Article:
What I now describe as traditional methods of developing voter support flourished under the old “1955 System.” With its Lower House multi-member, single-vote, medium-sized electoral districts. Individual LDP candidates had to rely upon enormously expensive “Koenkai” to assure them an adequate number of votes to win come election time. Socialist members, of course, relied on trade union organizations. While Komeito members relied upon the tight neighborhood cell-like structure of Soka Gakkai members. Member rolls of these LDP candidates’ Koenkai could reach many tens of thousands of potential voters. Indeed, they had to if they were to be worth supporting. They became institutions of great value, regularly passed down from one generation to the next.

Keeping the names and addresses straight alone was a gargantuan task. Especially before the computer era! And that wasn’t all. Communications with each member; presentation of programs; social events; excursions; and the like. All this cost vast amounts of money to assure the candidate that the individual voter would cast his or her ballot for the “right” candidate. Money the individual candidate or Diet member was expected to find somehow.

Add to this Japan’s strict limitations on the amount of money any candidate could collect or spend for electoral purposes. The result was many electoral candidates were forced to choose between obeying the law and winning elections. That is, conditions virtually forced many successful candidates to violate Japan’s strict election laws. Not just once. Not just marginally. But most of the time. And by a lot!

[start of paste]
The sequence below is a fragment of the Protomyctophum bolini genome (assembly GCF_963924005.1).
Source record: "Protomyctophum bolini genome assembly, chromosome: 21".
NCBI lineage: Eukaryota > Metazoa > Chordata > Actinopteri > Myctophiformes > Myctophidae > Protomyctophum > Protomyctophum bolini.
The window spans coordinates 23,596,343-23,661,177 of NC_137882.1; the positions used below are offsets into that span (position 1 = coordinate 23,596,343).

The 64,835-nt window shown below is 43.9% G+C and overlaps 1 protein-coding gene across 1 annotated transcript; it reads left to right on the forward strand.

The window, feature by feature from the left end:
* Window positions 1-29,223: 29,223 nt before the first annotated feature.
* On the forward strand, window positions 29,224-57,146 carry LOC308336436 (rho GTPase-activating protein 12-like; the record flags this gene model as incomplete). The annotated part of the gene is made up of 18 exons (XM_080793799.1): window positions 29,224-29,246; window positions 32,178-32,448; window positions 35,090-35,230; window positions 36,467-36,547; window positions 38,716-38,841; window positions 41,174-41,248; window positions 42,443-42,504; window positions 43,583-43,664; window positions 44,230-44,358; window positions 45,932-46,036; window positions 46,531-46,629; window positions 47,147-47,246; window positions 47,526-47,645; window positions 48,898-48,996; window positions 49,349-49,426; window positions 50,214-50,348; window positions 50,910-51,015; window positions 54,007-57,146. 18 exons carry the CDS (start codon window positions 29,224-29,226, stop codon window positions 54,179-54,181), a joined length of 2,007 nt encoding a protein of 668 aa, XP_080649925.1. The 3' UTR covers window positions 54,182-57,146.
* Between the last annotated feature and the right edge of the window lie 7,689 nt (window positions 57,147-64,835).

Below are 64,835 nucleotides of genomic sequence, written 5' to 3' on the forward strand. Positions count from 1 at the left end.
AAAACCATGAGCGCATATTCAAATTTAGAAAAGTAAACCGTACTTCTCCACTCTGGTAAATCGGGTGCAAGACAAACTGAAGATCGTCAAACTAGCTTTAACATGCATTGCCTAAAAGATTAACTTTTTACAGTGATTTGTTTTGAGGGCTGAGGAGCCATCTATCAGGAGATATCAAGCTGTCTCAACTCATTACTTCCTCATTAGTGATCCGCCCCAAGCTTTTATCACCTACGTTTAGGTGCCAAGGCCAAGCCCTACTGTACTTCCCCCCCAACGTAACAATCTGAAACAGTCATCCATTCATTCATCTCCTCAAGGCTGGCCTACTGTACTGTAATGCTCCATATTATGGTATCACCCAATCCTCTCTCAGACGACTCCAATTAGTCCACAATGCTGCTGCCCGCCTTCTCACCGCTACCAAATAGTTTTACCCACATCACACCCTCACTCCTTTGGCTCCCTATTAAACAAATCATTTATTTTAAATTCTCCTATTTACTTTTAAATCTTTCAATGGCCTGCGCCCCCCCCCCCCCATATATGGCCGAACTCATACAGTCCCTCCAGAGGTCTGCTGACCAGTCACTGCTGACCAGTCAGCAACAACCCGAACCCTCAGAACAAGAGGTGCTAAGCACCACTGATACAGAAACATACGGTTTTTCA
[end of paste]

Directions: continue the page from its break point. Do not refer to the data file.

There were advantages and disadvantages to this traditional system. The biggest advantage was its predictability. At least when compared to the alternatives. This predictability provided Japan with political stability at the top during a period when the country could ill-afford anything else. But this predictability came at great cost. Most significant on the negative side of the ledger was erosion of the confidence Japan’s attentive public in its elected representatives. Erosion most visibly reflected in the decline in voting rates, and increase in the percentage of unaffiliated, or floating voters. That’s not good, longer-term. 

For years, Japan’s police and prosecutors seem to have turned a politically astute blind eye to all but the most blatant of illegal electoral campaign finance activities. That appears to be changing now. Another significant change. If the trend endures. Along with more intense prosecution of bid-rigging and other sorts of business collusion. Often among firms that contributed heavily to LDP candidates and Party organizations.

By the early 1990s, calls for meaningful “political reform” enabled incumbent politicians to enact long-overdue reforms of Japan’s outdated Lower House electoral system. By mid-decade, the notorious medium-sized, multi-member, single-vote electoral Lower House districts were gone. Replaced by a combination of smaller single-member districts and proportional representation seats intended too assure the survival of Japan’s smaller political parties.

Concluding Comments

During the weeks ahead we’ll continue to consider the effects and implications of these environmental changes. We’re way over time now. But earlier this week while preparing to put this show together, I found a bluegrass clip that you’ve just got to hear. It’s from the Original Seldom Scene. By the original, Truly Fabulous Five! Here’s the unforgettable ending to John Starling’s “C&O Canal.” From their fourth album, “Old Train,” released in 1973. I’ll put a link to the Country Sales site in the program transcript so you can buy a copy. If you don’t already have it. Just listen to the way John Starling and John Duffey bring their voices together to tell this story. Ah, so smooth it’d probably cure warts! Certainly chronic hysteria. Enjoy.


Goodbye all. Until next time.